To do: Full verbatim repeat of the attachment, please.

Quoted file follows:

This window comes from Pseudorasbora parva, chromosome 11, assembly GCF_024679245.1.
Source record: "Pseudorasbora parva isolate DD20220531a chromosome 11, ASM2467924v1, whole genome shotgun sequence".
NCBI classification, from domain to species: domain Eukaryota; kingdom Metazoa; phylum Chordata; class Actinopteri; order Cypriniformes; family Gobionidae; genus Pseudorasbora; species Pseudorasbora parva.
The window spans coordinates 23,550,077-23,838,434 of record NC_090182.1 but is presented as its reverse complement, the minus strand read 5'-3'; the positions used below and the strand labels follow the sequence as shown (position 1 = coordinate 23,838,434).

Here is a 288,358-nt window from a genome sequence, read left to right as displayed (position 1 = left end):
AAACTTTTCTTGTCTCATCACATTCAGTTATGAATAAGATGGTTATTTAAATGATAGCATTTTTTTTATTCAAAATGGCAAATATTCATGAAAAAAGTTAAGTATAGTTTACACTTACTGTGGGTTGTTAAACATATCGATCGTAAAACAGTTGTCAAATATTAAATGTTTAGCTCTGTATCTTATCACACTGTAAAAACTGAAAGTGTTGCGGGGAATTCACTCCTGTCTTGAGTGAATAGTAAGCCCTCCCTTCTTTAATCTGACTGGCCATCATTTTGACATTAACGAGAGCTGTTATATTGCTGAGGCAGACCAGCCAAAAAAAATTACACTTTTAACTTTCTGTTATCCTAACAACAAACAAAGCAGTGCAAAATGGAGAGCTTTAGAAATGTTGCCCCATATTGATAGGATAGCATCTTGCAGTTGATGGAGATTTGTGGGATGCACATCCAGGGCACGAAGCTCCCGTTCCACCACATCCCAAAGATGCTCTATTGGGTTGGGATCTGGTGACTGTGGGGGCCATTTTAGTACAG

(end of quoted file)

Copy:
This window comes from Pseudorasbora parva, chromosome 11, assembly GCF_024679245.1.
Source record: "Pseudorasbora parva isolate DD20220531a chromosome 11, ASM2467924v1, whole genome shotgun sequence".
NCBI classification, from domain to species: domain Eukaryota; kingdom Metazoa; phylum Chordata; class Actinopteri; order Cypriniformes; family Gobionidae; genus Pseudorasbora; species Pseudorasbora parva.
The window spans coordinates 23,550,077-23,838,434 of record NC_090182.1 but is presented as its reverse complement, the minus strand read 5'-3'; the positions used below and the strand labels follow the sequence as shown (position 1 = coordinate 23,838,434).

Here is a 288,358-nt window from a genome sequence, read left to right as displayed (position 1 = left end):
AAACTTTTCTTGTCTCATCACATTCAGTTATGAATAAGATGGTTATTTAAATGATAGCATTTTTTTTATTCAAAATGGCAAATATTCATGAAAAAAGTTAAGTATAGTTTACACTTACTGTGGGTTGTTAAACATATCGATCGTAAAACAGTTGTCAAATATTAAATGTTTAGCTCTGTATCTTATCACACTGTAAAAACTGAAAGTGTTGCGGGGAATTCACTCCTGTCTTGAGTGAATAGTAAGCCCTCCCTTCTTTAATCTGACTGGCCATCATTTTGACATTAACGAGAGCTGTTATATTGCTGAGGCAGACCAGCCAAAAAAAATTACACTTTTAACTTTCTGTTATCCTAACAACAAACAAAGCAGTGCAAAATGGAGAGCTTTAGAAATGTTGCCCCATATTGATAGGATAGCATCTTGCAGTTGATGGAGATTTGTGGGATGCACATCCAGGGCACGAAGCTCCCGTTCCACCACATCCCAAAGATGCTCTATTGGGTTGGGATCTGGTGACTGTGGGGGCCATTTTAGTACAG